Micheal Nguyen firmly believes the best way to learn is to teach.
And it’s through teaching his faith to primary school students that he is developing a stronger connection with Christ.
The Year 11 student from St Mary’s Cathedral School is one of more than 350 young catechists from Sydney Catholic Schools who pass on the teachings of the Church to students in the state school system.
And with around 70 per cent of parents choosing Special Religious Education for their government-schooled children, Micheal is very pleased to be answering the call.
Introduced to the Sydney Archdiocese in 2009 with just 48 students, today the numbers of Catholic children passing on their faith is flourishing.
For Micheal, teaching the Year 1 kids at Woolloomooloo‘s Plunkett Street Public School has become a highlight of his week.
He said he spends about two hours on each lesson which includes travel time, planning and presenting.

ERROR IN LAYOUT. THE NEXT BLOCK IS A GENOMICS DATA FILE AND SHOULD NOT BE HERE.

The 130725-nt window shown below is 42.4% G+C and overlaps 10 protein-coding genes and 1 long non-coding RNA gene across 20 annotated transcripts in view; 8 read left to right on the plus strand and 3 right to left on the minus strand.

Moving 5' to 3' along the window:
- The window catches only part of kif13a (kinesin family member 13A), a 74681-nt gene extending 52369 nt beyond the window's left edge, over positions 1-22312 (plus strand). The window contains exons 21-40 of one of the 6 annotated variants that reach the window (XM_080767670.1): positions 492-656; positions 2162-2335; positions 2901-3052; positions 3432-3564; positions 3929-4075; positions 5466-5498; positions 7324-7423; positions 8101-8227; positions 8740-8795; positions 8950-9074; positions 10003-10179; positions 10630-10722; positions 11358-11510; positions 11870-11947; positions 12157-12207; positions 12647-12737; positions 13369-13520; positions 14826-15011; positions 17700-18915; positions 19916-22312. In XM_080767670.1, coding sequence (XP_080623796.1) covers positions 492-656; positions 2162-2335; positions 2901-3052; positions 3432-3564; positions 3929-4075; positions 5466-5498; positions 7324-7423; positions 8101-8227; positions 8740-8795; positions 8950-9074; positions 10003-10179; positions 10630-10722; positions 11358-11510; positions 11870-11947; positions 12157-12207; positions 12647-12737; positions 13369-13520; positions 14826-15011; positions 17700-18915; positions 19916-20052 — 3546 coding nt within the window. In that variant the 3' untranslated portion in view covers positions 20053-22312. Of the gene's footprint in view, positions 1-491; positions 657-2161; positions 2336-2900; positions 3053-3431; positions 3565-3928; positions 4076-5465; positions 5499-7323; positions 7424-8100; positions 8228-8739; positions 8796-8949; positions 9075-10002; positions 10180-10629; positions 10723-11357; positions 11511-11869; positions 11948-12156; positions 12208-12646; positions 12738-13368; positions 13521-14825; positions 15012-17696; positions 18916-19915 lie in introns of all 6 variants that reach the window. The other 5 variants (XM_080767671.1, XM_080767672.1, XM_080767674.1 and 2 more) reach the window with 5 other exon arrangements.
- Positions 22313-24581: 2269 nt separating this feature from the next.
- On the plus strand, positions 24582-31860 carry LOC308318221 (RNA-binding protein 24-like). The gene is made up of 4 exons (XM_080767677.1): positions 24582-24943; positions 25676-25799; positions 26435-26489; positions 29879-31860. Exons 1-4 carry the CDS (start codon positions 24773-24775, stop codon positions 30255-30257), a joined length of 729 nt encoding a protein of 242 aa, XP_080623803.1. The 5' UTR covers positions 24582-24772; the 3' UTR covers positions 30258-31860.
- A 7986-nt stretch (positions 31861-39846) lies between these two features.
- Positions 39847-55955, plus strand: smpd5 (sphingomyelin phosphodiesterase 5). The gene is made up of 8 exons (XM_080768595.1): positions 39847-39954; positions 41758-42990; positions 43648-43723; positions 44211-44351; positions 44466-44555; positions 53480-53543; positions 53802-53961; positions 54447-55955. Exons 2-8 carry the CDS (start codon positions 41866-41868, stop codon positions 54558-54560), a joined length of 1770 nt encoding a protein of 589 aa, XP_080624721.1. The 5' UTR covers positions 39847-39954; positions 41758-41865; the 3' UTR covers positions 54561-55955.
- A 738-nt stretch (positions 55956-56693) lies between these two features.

And he has enjoyed contributing to the faith life of his young charges so much that he is now thinking of becoming a primary school teacher himself.
“As the kids are so young, I thought they would be really hard to teach but they absolutely love it,” he said.
“Their eyes light up when we come into the classroom and all they want to do is have a hug so they must be enjoying what we are teaching them.
“Being a catechist also gives me the opportunity to talk about my faith without being judged.
“When you instruct others, your own understanding increases and that is certainly the case with me and my mates.
“It is so much fun teaching them, and I really do feel like I am making a difference while spreading the word of the Lord.
“I enjoy it so much I’m actually now considering a career in teaching.”
Students can become a catechist from age 15 to 17. Typically, schools commence training in the last Term of Year 10, and then teach throughout Year 11 the following year. They usually stop at the end of Term 3 as they commence Year 12 studies in Term 4.